He Didn't Kill, but He Will Be Executed

Kenneth Foster Jr. is scheduled to be executed in Texas later this month for the 1997 murder of Michael LaHood, though everybody — even prosecutors — concede that Foster was at the scene of the crime, but did not pull the trigger.

Mauriceo Brown, who admitted to fatally shooting LaHood, was executed last year, but barring an unlikely 11th-hour commutation from Gov. Rick Perry and the Texas Board of Pardons and Parole, Foster will meet the same fate Aug. 30.

On the night of Aug. 14, 1997, Foster, Brown, DeWayne Dillard and Julius Steen were drinking and smoking marijuana. That night, they used Dillard's gun to commit two armed robberies, with Foster serving as driver, and ended up behind a car carrying LaHood and his girlfriend, Mary Patrick, according to testimony in the case.

According to Patrick, the men then began to tail her car so she got out of the car and approached the vehicle to see who they were. The men in the car denied that they had been following her and said that she had flagged down their car. Foster, still behind the wheel, then pulled over beside Patrick.

The men conversed with Patrick, and then Brown got out of the car carrying the gun. Dillard and Steen both testified that there was no discussion that he would rob or kill LaHood and that Brown was acting independently.

Brown and LaHood got into an altercation and Brown shot and killed him. Foster, 19 at the time, became very anxious and started to drive away from the scene, but Dillard and Steen made him wait for Brown to get back in the car. They drove off, but were arrested shortly after, Foster's attorney, Keith Hampton, told ABC News.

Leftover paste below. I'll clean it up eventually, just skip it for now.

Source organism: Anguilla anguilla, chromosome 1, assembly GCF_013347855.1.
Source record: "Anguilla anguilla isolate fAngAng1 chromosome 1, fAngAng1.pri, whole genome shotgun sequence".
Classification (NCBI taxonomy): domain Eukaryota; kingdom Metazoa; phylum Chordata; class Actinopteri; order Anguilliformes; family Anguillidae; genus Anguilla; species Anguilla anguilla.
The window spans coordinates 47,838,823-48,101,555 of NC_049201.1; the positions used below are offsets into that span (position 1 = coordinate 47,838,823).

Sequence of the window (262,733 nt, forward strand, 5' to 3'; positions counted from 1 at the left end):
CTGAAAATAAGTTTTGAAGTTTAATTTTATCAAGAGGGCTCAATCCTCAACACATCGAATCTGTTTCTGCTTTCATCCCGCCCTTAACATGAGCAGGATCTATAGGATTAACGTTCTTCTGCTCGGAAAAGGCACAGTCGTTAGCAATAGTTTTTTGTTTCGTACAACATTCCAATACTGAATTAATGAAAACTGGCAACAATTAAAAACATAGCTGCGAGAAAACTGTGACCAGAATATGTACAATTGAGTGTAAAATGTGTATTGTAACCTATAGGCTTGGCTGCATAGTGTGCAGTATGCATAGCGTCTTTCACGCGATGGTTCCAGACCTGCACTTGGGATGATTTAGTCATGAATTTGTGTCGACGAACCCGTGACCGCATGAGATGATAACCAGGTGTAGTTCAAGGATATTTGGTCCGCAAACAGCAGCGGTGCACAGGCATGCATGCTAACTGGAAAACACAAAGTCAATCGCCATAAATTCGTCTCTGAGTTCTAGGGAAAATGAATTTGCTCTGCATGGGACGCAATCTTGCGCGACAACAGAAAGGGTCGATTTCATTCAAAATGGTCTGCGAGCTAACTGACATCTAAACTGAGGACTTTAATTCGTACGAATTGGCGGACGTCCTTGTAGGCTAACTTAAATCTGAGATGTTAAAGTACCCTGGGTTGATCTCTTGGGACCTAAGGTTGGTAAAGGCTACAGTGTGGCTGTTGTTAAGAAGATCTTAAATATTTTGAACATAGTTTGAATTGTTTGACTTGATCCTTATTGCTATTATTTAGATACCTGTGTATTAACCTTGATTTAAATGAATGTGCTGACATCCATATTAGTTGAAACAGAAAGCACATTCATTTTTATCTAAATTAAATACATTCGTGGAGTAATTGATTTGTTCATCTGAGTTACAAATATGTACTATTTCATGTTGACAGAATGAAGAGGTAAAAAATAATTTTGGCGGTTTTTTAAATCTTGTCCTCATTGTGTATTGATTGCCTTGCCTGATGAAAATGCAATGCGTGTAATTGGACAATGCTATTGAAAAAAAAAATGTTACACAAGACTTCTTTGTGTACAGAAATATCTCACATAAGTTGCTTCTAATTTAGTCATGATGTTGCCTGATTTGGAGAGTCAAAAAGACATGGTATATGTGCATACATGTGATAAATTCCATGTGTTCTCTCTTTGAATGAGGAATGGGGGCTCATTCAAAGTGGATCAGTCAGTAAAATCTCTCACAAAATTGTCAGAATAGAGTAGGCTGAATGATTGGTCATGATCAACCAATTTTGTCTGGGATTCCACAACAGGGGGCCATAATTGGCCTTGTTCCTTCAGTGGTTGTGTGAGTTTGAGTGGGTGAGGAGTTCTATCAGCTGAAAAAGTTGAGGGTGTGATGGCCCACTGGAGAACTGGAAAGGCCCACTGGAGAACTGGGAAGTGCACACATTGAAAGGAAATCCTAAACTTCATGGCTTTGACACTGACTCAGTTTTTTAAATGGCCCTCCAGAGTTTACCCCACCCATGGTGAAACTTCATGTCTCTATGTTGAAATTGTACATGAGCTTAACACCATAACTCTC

Rather than being given a separate trial, Foster was tried alongside Brown. Foster was charged under the Texas "law of parties" statute that eliminates the distinction between the perpetrator of a crime and an accomplice, allowing Foster to be put to death, even though he did not pull the trigger.

Texas is the only state in the country where a person may be executed if a murder he or she did not anticipate or plan occurs during the course of another crime they committed, Foster's lawyer said.

Dillard and Steen both cooperated with the government and were given plea deals, Hampton said. Brown had testified that he acted in self-defense, but the jury didn't buy agree. Both he and Foster were found guilty of murder in the course of a robbery and they were given the death penalty.

Susan Reed, the district attorney of Bexar County, which prosecuted the case, dismissed the possibility that Foster did not know Brown was going to attempt to rob and possibly shoot LaHood. She said Foster was an accomplice in the case, and even though he did not actually pull the trigger is considered guilty of murder under Texas law.

"He was guilty. He was driving that car, he helped set that up, he was reaping the rewards. It was all of them working together on it," Reed said.

Giving Foster the death penalty is technically legally sound, but nonetheless represents a very strict reading of the law, several law professors said. They said the death penalty for Foster represents "extraordinarily severe punitive consequences," with legal precedent normally dictating more lenient consequences.

"These are extraordinarily severe consequences about what was at best, a guess about what was in [Foster's] mind when these things happened," Robert C. Owen, a law professor at the University of Texas-Austin law school said.

"This is a type of case that rarely, if ever, ends up with a death sentence imposed," said John H. Blume, a law professor, and director of Cornell University's Death Penalty Project. "I am willing to bet you there are hundreds of people in prison doing life or substantially less time, who, what they did is as bad if not worse than what Foster did."